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Enter, L., CATHERINE, SIR CONRAD, SIR Otro, and
SIR RUPERT. Cath. (R.) Spy you my hawk 'twas here he struck
Sir O. (R. c.] Or I mistake,
Sir Con. (L. c.] I marked not if
Cath. Were I a man,
hawk, Or lurks he hereabouts ?
Sir Rup. (L.] I saw him not At all.
Cath. Not see my hawk at all ? You'll do For a falconer! So! Had I that boy, My hair-brained cousin, whom you say you know, And fair Sir Rupert hath such fancy for, [Crosses to R. He would find My hawk, ere you began to look for it.How loth these friends are to part company! (Aside.] Now I will scatter them. Who finds
hawk Deserves to kiss my hand, and he shall do it.
[Sir Otto and Sir Conrad quickly run off, L. and R. What! like you not my wages, sir, you stand, Nor make a proffer of your service ?
Sir Rup. To kiss your hand would be most rich reward,
Cath. Love's gift!--what's that?
you afford to feast, you shall be feasted ;
You shall not dine at home one day out of three-
Sir Rup. You are a young ascetic.
Cath. Sir, I am
Sir Rup. Indeed!
Cath. Indeed, and very deed; for I have known
Sir Rup. Nay, you speak in irony.
Cath. I speak in truth, speaking in irony; For irony is but a laughing truth, Told of a worthless thing. Will you have more ? You shall, then. Have you never heard it said, Or never dreamed you such a thing as thisThat fortune's children never yet lacked wit, Virtue, grace, beauty, though it taxed the owners To find them out ? What! not a word to say ? Let's change the theme, then: The argument shall be, that you're in love : The which I shall affirm, while you deny. I say, you are in love. Come, prove me wrong!
Sir Rup. I never argue, only for the sake
Cath. Come, come,
Sir R. Madam, although I may not use my tongue
my hawk, and run a chance
Sir Rup. You wrong me there.
Cath. Why, see what pains you take with your person How you
Cath. [Looks out.] Farewell !
quarry, new alit ?
Sir Rup. If I could speak
Cath. My hawk were off again ere you bad done, So I would lose his service—thou my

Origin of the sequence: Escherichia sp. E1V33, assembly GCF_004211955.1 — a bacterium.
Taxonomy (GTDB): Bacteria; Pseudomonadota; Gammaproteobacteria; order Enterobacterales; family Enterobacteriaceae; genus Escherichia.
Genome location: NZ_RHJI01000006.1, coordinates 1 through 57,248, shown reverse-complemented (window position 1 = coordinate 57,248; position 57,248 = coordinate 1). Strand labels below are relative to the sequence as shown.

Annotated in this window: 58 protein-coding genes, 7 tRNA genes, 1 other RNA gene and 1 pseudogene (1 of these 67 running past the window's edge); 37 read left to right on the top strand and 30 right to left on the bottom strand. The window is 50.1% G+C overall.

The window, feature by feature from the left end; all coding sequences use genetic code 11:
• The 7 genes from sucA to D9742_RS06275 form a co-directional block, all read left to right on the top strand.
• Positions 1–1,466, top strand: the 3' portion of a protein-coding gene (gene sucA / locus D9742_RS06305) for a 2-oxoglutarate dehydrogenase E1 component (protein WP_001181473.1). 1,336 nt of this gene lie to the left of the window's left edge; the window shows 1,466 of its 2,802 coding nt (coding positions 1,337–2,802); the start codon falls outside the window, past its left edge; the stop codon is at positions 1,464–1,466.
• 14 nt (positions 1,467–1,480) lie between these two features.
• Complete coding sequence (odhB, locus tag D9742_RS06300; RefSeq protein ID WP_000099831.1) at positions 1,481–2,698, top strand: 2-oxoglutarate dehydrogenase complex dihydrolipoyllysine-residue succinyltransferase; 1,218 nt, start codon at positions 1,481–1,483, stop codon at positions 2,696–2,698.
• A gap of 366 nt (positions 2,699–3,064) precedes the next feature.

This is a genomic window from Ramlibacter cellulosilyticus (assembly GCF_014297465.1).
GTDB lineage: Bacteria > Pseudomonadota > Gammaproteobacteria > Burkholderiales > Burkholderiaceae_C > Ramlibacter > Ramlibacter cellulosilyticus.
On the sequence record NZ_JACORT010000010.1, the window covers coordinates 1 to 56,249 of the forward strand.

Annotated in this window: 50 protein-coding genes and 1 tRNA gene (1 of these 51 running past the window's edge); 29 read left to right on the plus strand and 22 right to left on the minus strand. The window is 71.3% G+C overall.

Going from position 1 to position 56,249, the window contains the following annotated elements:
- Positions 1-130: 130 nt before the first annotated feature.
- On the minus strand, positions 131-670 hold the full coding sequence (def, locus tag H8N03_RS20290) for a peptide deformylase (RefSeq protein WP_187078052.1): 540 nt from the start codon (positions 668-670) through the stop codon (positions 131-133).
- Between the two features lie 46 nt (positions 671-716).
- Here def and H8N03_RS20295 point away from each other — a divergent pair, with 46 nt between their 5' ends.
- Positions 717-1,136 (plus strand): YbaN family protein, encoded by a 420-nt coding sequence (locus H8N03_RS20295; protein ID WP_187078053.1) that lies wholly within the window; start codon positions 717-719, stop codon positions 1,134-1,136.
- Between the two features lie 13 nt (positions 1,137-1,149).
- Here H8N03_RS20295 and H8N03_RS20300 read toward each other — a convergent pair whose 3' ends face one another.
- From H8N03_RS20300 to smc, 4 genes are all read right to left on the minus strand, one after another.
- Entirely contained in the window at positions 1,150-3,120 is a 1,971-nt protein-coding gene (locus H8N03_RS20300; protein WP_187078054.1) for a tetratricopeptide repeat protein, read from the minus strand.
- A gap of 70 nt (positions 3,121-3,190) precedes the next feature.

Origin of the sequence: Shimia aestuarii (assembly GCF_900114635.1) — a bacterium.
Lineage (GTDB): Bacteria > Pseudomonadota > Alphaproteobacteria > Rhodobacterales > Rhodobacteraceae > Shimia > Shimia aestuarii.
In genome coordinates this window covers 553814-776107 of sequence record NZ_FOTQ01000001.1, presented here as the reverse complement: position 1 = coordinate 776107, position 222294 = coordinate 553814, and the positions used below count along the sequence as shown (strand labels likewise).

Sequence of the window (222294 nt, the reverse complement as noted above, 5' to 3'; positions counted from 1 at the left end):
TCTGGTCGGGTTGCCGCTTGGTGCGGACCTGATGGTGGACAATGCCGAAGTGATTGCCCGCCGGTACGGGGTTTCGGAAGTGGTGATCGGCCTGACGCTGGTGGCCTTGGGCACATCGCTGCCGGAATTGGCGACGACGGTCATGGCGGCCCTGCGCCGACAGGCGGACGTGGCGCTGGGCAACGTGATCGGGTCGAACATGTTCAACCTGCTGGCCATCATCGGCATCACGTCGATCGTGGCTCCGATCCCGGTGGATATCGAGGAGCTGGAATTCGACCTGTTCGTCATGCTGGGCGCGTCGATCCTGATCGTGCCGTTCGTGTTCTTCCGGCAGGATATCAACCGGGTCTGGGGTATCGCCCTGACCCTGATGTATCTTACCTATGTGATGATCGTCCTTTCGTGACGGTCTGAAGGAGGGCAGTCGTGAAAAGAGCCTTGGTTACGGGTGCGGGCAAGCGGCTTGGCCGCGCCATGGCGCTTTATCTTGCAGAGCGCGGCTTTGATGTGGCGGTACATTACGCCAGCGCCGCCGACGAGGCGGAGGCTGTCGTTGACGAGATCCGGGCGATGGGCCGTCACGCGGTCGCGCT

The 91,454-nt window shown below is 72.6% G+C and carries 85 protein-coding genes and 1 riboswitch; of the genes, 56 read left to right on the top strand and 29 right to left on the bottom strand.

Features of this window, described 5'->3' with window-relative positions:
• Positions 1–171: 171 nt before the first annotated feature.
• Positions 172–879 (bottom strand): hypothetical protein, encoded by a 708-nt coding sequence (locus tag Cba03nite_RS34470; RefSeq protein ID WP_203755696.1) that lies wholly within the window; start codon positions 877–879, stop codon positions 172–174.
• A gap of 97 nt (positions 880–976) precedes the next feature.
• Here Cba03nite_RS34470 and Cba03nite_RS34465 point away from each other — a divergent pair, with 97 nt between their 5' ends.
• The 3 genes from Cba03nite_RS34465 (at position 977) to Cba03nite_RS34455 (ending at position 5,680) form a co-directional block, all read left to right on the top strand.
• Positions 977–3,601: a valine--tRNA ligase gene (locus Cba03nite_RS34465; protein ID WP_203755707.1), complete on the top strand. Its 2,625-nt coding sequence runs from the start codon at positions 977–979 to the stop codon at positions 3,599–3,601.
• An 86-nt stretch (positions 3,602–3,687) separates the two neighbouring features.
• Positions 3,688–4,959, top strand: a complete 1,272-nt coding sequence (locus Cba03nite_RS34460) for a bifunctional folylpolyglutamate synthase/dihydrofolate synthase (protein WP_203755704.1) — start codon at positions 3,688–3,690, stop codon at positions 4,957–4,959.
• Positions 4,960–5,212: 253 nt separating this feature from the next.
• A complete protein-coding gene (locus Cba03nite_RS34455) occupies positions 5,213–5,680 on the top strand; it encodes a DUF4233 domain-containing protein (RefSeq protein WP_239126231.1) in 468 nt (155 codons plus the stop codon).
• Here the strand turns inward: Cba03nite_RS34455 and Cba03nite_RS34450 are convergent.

thanks. Sir Rup. I will secure him straight. (Erit, R.
Cath. I gave him pain,
Re-enter Sir RUPERT, R. Sir Rup. I have missed the hawk-he has taken wing
again. Cath. 'Twas not your fault-you did the best you
could. I am not angry—there's
hand for you. Marked
which course he took ? Then, come along, We'll hunt for him together.
Sir Rup. Stop-it lowers ! There's shelter here. [They approach the Ruins. Enter the Countess and HUON, L. S. E.—Prince Frederick
and Ulrick come forward a little, R., but so as not to be noticed. Coun. [To Sir R.] Will there not be a storm ? Huon. I am sure there will. Coun. I asked not you to speak! When you
should speak, It shall be shown-it shall be plain. Be sure It is so, ere you give your counsel, sir. (Huon retires R. to
a group of trees, and leans against one of them. Do you not think there's threatening of a storm ? Sir Rup. Yes, lady. When the Heavens look troubled
Fred. The only man
coach, At the hill foot I see attending on you? Coun. (Haughtily.] The rain is on, sir: I am better here.
Sir Otto and SIR CONRAD re-enter in haste.
Sir Con. Yes: I saw a forkéd flash,
Ulrick. Do you note ?-She does not move !
Fred. 'Tis dark as night!
Ulrick. What ?-oh, the storm!—My lord,
Cath. [To Sir Rup.] Pray you, speak
Sir Rup. Madam
you accost her. Sir Rup. She is fond of you. Cath. Yes: but you marked her scorn of Huon, now ?
Sir Rup. Madam! madam! pray you,
Fred. Your pardon, lady; but you must not brave
(Huon staggers from the tree-The Countess rushes to
him, catching him in her arms. Coun. No! no! O Heaven, he's dead! Why would
he stand Beneath the trees !- What, Huon! speak to me! Show me thou hear'st me!-let me see some signs